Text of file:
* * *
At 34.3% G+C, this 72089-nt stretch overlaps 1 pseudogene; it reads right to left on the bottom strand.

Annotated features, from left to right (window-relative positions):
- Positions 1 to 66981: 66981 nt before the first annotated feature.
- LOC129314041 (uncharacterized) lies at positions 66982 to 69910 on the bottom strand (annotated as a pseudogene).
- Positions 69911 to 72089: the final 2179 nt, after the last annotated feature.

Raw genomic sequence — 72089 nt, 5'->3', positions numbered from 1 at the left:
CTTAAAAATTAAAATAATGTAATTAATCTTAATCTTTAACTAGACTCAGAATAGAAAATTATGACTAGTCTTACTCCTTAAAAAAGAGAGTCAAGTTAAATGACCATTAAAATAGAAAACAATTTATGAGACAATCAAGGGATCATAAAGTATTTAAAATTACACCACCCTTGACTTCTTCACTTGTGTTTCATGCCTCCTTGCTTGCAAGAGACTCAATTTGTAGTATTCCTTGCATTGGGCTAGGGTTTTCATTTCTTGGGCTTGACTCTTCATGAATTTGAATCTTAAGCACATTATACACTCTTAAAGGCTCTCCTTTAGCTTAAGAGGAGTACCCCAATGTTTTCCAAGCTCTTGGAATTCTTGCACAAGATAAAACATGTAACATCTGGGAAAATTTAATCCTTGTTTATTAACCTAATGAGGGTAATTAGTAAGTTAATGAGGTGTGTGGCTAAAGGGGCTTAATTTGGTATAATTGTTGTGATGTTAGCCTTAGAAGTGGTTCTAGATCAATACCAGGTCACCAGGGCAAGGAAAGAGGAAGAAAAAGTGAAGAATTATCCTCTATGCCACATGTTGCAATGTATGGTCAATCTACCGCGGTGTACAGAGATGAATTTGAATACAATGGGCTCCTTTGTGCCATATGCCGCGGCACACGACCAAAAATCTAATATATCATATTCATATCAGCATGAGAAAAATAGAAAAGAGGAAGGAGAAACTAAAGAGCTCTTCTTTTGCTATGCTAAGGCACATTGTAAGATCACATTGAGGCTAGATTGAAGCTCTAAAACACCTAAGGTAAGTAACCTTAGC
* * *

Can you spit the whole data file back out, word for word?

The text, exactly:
At 34.3% G+C, this 72089-nt stretch overlaps 1 pseudogene; it reads right to left on the bottom strand.

Annotated features, from left to right (window-relative positions):
- Positions 1 to 66981: 66981 nt before the first annotated feature.
- LOC129314041 (uncharacterized) lies at positions 66982 to 69910 on the bottom strand (annotated as a pseudogene).
- Positions 69911 to 72089: the final 2179 nt, after the last annotated feature.

Raw genomic sequence — 72089 nt, 5'->3', positions numbered from 1 at the left:
CTTAAAAATTAAAATAATGTAATTAATCTTAATCTTTAACTAGACTCAGAATAGAAAATTATGACTAGTCTTACTCCTTAAAAAAGAGAGTCAAGTTAAATGACCATTAAAATAGAAAACAATTTATGAGACAATCAAGGGATCATAAAGTATTTAAAATTACACCACCCTTGACTTCTTCACTTGTGTTTCATGCCTCCTTGCTTGCAAGAGACTCAATTTGTAGTATTCCTTGCATTGGGCTAGGGTTTTCATTTCTTGGGCTTGACTCTTCATGAATTTGAATCTTAAGCACATTATACACTCTTAAAGGCTCTCCTTTAGCTTAAGAGGAGTACCCCAATGTTTTCCAAGCTCTTGGAATTCTTGCACAAGATAAAACATGTAACATCTGGGAAAATTTAATCCTTGTTTATTAACCTAATGAGGGTAATTAGTAAGTTAATGAGGTGTGTGGCTAAAGGGGCTTAATTTGGTATAATTGTTGTGATGTTAGCCTTAGAAGTGGTTCTAGATCAATACCAGGTCACCAGGGCAAGGAAAGAGGAAGAAAAAGTGAAGAATTATCCTCTATGCCACATGTTGCAATGTATGGTCAATCTACCGCGGTGTACAGAGATGAATTTGAATACAATGGGCTCCTTTGTGCCATATGCCGCGGCACACGACCAAAAATCTAATATATCATATTCATATCAGCATGAGAAAAATAGAAAAGAGGAAGGAGAAACTAAAGAGCTCTTCTTTTGCTATGCTAAGGCACATTGTAAGATCACATTGAGGCTAGATTGAAGCTCTAAAACACCTAAGGTAAGTAACCTTAGC